The Deaths of the Tragedy of Romeo and Juliet
Tragedy of Romeo and Juliet is filled with death in every Act, excluding I and II, across the remaining 3 Acts there a total of 6 deaths. (Romeo, Juliet, Tybalt, Mercutio, Paris and Lady Capulet) William Shakespeare’s play, The Tragedy of Romeo and Juliet, was published in 1597. None of the deaths in The Tragedy of Romeo and Juliet are similar, they all surround different issues and they all have a different impact on the not only the flow of the play, but the play itself.
The suicides of Romeo and Juliet are surrounded in matters that deal with the families’ hatred toward one another. Juliet expresses herself in Act II Scene II, she mentions that both her and Romeo must defy their names in order for the two to be together: “O Romeo, Romeo! Wherefore art thou Romeo? Deny thy father and refuse thy name” (Shakespeare 33-34). Juliet is proclaiming that the love shared between her and Romeo cannot be expressed in public, due to the ongoing, seemingly everlasting feud between the Montagues and Capulets. Shakespeare treats these deaths in a very climatic way, he almost wants you to think “Dang, all of these teens lives are being taken from them just because of a feud that they probably know nothing about.”
While Romeo’s suicide has to do with family related issues, Mercutio’s murder deals with personal disputes between himself, Romeo and Tybalt. Mercutio fights for Romeo in Act III Scene I, when Tybalt issues the challenge; this is right after his marriage with Juliet, so he has reason to care for Tybalt: “O calm dishonourable, vile submission! Alla stoccata carries it away. (draws his sword) Tybalt, you ratcatcher, will you walk?” (Shakespeare 44-46). Mercutio is obviously willing to fight for Romeo, as he challenges and insults Tybalt. Shakespeare treats this death as something to build plot, something to build tension and make the later killing of Tybalt more impactful.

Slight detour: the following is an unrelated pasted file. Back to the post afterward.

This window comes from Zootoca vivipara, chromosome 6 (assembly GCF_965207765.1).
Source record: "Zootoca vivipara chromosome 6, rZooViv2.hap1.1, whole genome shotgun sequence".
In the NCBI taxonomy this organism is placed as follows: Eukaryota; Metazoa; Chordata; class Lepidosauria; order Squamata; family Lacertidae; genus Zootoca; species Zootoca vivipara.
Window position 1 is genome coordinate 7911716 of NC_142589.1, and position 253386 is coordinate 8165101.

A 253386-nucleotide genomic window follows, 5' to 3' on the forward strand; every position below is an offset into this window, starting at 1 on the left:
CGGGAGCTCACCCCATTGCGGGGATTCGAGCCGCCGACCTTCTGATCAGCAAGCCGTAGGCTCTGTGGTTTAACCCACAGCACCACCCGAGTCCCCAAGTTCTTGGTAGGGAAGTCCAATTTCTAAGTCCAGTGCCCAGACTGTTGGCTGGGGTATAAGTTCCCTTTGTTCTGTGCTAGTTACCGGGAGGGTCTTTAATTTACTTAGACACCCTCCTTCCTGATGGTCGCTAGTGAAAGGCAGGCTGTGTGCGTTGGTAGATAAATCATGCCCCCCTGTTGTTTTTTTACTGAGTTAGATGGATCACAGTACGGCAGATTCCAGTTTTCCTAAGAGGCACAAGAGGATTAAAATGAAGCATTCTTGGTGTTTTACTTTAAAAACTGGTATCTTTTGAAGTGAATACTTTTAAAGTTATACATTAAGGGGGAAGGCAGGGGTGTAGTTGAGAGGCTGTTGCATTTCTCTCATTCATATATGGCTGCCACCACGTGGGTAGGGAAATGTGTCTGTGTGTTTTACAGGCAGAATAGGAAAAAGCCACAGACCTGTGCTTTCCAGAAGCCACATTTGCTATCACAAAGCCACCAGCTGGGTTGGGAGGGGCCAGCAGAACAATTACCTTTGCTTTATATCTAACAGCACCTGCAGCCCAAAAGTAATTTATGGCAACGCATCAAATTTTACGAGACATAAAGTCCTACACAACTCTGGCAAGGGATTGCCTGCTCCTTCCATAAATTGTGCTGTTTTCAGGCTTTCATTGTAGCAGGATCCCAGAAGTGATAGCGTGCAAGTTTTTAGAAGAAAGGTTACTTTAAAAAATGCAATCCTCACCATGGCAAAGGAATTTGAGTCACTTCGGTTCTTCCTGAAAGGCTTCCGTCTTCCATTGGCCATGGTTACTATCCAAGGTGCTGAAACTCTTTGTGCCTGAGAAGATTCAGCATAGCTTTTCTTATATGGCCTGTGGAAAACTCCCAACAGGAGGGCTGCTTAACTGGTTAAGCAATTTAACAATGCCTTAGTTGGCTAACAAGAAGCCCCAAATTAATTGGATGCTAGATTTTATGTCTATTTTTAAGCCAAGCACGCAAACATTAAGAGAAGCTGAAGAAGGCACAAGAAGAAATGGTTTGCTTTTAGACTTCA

Mercutio’s death has been proven to be under personal circumstances, Tybalt’s murder is surrounded by moral issues. Staying in Act III Scene I, Romeo feels he has a need to slay Tybalt after Tybalt has killed Romeo’s good friend Mercutio. “Alive in triumph—and Mercutio slain! Away to heaven, respective lenity, And fire-eyed fury be my conduct now.
Now, Tybalt, take the “villain” back again That late thou gavest me, for Mercutio’s soul Is but a little way above our heads, Staying for thine to keep him company. Either thou or I, or both, must go with him” (Shakespeare 84-91). Romeo is saying that he is very furious at Tybalt’s actions and that it will either be Tybalt, himself or both men that will join Mercutio in death, but someone must die. Shakespeare treats this death as if it was this big, dramatic moment in the play’s progression, he wants the audience watching the play to think, “Tybalt had it coming to him.”
None of the deaths in The Tragedy of Romeo and Juliet are alike, they all surround different subjects and they all have a different impact on the the flow of the play. Romeo and Juliet’s suicides both revolve around familial issues, Romeo and Mercutio’s deaths are surrounded by personal and familial problems, and Mercutio and Tybalt’s deaths are encircled by personal and moral matters. If there is one consistency amongst all of these deaths, it is the fact that Shakespeare was trying to say that he doesn’t care how impactful in the play a character is, death can come knocking at any time; regardless if they are main characters or very obscure and have little impact to the play.
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